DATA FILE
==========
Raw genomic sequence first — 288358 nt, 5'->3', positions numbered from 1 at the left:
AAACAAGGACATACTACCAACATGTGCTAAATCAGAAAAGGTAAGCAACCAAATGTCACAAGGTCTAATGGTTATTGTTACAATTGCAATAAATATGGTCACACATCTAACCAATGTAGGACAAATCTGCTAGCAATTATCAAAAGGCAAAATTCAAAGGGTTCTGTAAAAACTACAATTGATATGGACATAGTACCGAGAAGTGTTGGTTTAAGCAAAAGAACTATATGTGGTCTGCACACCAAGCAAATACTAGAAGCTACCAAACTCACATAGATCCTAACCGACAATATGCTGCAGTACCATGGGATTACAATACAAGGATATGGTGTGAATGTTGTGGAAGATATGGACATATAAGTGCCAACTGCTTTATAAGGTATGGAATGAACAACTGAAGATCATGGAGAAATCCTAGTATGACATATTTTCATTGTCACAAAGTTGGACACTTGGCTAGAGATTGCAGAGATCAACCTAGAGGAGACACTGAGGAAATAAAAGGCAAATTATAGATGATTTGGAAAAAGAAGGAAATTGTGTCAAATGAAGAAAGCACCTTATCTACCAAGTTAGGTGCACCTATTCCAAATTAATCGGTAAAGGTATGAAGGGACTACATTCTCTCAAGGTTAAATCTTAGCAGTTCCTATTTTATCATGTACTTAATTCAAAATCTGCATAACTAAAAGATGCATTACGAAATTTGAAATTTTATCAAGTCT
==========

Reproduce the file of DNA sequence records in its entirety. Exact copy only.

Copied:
Raw genomic sequence first — 288358 nt, 5'->3', positions numbered from 1 at the left:
AAACAAGGACATACTACCAACATGTGCTAAATCAGAAAAGGTAAGCAACCAAATGTCACAAGGTCTAATGGTTATTGTTACAATTGCAATAAATATGGTCACACATCTAACCAATGTAGGACAAATCTGCTAGCAATTATCAAAAGGCAAAATTCAAAGGGTTCTGTAAAAACTACAATTGATATGGACATAGTACCGAGAAGTGTTGGTTTAAGCAAAAGAACTATATGTGGTCTGCACACCAAGCAAATACTAGAAGCTACCAAACTCACATAGATCCTAACCGACAATATGCTGCAGTACCATGGGATTACAATACAAGGATATGGTGTGAATGTTGTGGAAGATATGGACATATAAGTGCCAACTGCTTTATAAGGTATGGAATGAACAACTGAAGATCATGGAGAAATCCTAGTATGACATATTTTCATTGTCACAAAGTTGGACACTTGGCTAGAGATTGCAGAGATCAACCTAGAGGAGACACTGAGGAAATAAAAGGCAAATTATAGATGATTTGGAAAAAGAAGGAAATTGTGTCAAATGAAGAAAGCACCTTATCTACCAAGTTAGGTGCACCTATTCCAAATTAATCGGTAAAGGTATGAAGGGACTACATTCTCTCAAGGTTAAATCTTAGCAGTTCCTATTTTATCATGTACTTAATTCAAAATCTGCATAACTAAAAGATGCATTACGAAATTTGAAATTTTATCAAGTCT